Visit for more related articles at Journal of Nuclear Medicine & Radiation Therapy


A survey taken by the world health organization (WHO) and the international commission on radiation protection (ICRP) shows that certain materials used for the construction of such buildings (rocks soils) are known to be radioactive. Exposure to indoor ionizing radiation like exposure to any other type of ionizing radiation results in critical health challenges. This work set out to determine the levels of background ionizing radiations in selected buildings around Nairobi County and its environs. The Radiation Alert R (Digilert 200) meters were used to capture the readings. The meters were held about 1 m above ground level and readings were recorded in mR/h for all buildings. Numerical data was subjected to analysis of variance using Minitab version 17.0 to determine the statistical differences of exposure levels within various areas. A total of 400 buildings were sampled. The annual indoor readings were highest in Eastleigh (4.070 mSv) and relatively lowest in Nairobi Central Business District (CBD) at 2.763 mSv, representing a deviation from WHO recommended standard of 307.0% and 176.3%, respectively. None of the buildings sampled had exposure levels below the WHO recommended standard of 1 mSv. Overall, these results indicate presence of higher levels of ionizing radiations in buildings beyond the acceptable annual threshold thereby posing significant health risk to the public. Consequently, these results could find great application in guiding the formulation of the national building code to include routine surveillance of the background ionizing radiation levels in various buildings to assess the health risk of general public as well as exploring appropriate mitigation approaches.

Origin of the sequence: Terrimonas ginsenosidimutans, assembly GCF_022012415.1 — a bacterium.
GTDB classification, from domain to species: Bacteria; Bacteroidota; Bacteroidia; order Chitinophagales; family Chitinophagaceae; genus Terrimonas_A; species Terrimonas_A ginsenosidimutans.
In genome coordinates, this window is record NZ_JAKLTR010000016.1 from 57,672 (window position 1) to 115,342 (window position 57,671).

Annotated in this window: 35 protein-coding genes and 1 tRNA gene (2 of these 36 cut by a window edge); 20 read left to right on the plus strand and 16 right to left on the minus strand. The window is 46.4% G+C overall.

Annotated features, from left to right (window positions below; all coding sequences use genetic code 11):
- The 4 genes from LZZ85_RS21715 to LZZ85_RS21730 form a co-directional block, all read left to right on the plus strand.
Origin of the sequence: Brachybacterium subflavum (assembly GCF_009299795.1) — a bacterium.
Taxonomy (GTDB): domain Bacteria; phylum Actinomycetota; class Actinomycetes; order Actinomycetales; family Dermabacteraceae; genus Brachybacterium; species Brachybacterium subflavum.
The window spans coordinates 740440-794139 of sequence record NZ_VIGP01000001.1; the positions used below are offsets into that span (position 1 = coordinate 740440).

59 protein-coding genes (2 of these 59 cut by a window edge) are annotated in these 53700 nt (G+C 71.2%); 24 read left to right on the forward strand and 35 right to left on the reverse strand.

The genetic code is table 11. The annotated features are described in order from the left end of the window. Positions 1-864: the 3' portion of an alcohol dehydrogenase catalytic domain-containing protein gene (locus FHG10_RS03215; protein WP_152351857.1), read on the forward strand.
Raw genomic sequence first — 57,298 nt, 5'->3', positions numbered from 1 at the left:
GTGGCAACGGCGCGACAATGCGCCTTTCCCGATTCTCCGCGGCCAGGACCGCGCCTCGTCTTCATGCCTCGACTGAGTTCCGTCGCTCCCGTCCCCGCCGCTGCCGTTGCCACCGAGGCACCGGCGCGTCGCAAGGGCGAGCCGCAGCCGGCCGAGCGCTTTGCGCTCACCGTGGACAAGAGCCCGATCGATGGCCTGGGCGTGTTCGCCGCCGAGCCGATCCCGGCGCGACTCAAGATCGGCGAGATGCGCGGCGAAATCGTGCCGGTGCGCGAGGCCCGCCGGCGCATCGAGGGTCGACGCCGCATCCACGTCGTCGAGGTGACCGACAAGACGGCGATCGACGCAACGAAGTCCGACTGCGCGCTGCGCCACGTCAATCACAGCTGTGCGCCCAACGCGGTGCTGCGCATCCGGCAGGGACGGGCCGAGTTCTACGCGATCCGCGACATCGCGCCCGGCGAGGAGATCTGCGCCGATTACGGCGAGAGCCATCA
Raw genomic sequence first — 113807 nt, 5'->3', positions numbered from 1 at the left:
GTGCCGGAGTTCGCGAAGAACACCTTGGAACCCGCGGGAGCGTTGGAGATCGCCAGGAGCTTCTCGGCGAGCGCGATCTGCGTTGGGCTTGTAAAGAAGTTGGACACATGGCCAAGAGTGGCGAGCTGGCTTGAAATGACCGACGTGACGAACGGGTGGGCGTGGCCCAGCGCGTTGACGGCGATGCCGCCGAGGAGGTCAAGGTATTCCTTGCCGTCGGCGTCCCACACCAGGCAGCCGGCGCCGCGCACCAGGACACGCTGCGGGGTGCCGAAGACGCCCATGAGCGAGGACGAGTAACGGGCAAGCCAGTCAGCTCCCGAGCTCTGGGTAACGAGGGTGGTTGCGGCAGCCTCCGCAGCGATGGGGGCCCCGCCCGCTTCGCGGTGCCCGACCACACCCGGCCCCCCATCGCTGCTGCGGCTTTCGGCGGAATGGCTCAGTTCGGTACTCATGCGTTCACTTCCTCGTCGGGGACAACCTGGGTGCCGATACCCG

Cancer; Radiation; Mutation; Premises